A Pennsylvania elementary school has confirmed its membership in the "Brave New Liberal Schools" club by holding counseling sessions with 100 3rd-grade students to announce that one of the boys would soon start showing up at school in girls' clothing and taking a female name.
Counselors will ask the 3rd-graders to accept the boy as a girl and not to make childish remarks that may be unkind.
The exercise in "social transition" was initiated by the boy's parents who approached the administration at Chatham Park Elementary School in Haverford Township asking that the school help in having their child's female identity find acceptance among his peers. After consulting experts on transgender children, the Haverford School District sent letters to parents advising them the school guidance counselor would meet with their children, reported the Philadelphia Inquirer.
Some of the parented contacted the principal asking him to excuse their children that day, while others turned to one of the few things that is proved to modify the behavior of brave new educators: mass parental anger.
"Why is the school introducing this subject to 8- and 9-year-olds?" wrote an angry parent who started a discussion on the Haverford Township's blog site. "Why were we not notified sooner. We received the letter today, the discussion at school is tomorrow."
One DBKP reader, pat, makes a pertinent observation, "This is creepy."
In the letter to parents, Chatham Park principal Daniel Marsella assured parents the counseling would use "developmentally appropriate language" to explain "how we need to help this student make a social transition in school."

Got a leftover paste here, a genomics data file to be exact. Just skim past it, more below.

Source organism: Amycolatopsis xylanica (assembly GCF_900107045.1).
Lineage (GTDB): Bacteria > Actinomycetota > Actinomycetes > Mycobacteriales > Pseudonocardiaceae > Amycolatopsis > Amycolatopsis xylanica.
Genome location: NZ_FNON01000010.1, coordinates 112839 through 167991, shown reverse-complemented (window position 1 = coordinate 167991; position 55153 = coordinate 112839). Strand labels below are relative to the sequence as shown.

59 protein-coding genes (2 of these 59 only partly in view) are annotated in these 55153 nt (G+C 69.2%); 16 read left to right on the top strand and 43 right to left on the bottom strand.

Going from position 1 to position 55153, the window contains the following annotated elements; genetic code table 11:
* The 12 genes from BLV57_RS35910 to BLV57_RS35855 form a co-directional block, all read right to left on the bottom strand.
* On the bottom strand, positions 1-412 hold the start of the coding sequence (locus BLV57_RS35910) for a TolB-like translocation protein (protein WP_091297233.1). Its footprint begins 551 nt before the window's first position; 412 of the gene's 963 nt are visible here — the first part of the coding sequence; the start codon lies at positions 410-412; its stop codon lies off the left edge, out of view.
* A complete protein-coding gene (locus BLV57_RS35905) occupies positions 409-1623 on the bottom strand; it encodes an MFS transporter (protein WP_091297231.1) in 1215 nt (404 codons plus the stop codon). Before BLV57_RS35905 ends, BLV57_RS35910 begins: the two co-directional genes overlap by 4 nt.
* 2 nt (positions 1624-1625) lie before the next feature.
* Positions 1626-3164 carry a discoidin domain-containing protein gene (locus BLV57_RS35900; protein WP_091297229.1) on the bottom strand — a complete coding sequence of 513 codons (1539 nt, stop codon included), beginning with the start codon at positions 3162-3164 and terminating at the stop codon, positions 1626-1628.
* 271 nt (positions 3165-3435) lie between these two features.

"This is something that was going to come out," said Mary Beth Lauer, district director of community relations. "Isn't it better to be proactive, and let people know what is happening and how we're dealing with it?"
Apparently, "proactive" means the old trick of not notifying parents until the "counseling sessions" were practically a fait accompli.
A pediatric endocrinologist at the renowned Boston Children's Hospital has launched a new program to drug transgender children to delay puberty so they can decide at a later age whether they want a male or a female body.
What actions would the parents of the boy in question take if the boy had announced that he had decided to marry one of his classmates? What about if he'd announced that he'd decided to become a fireman or president when he got older?
Paul McHugh, a psychiatrist and professor at the Johns Hopkins Bloomberg School of Public Health, was critical of the school's handing of the issue.
"They do not have a right to stop the child, but it's different when they gather everyone around and say, 'Johnnie is Jeanie," he said.
McHugh, who has studied sexual reassignment surgery for 30 years, particularly in the 1970s when Hopkins was a leader in the field, said society should not support decisions of immature persons.
The obvious question is one that educators seldom ask: "Where does it stop?" What if the parents of another boy decides that there's an animal-lover inside of him trying to get out? Does the school then "counsel" his classmates on bestiality and their need to refrain from unkind remarks?
Parents are supposed to guide their children in age-appropriate decisions. Although any number of "lifestyle advocates" might disagree, transgender decisions might be a bit much for an eight-year-old.
If the boy reaches the age of adulthood and makes the decision, then the parents can get behind his decision as much or as little as they'd choose.
Then, the school wouldn't have to hold "counseling sessions" or send home notes from school announcing it.
And, finally, the parents of one boy wouldn't be setting the agenda for the other 100 students--a right rightly reserved to those parents of the other children.
* 3rd-graders asked to help classmate in gender change
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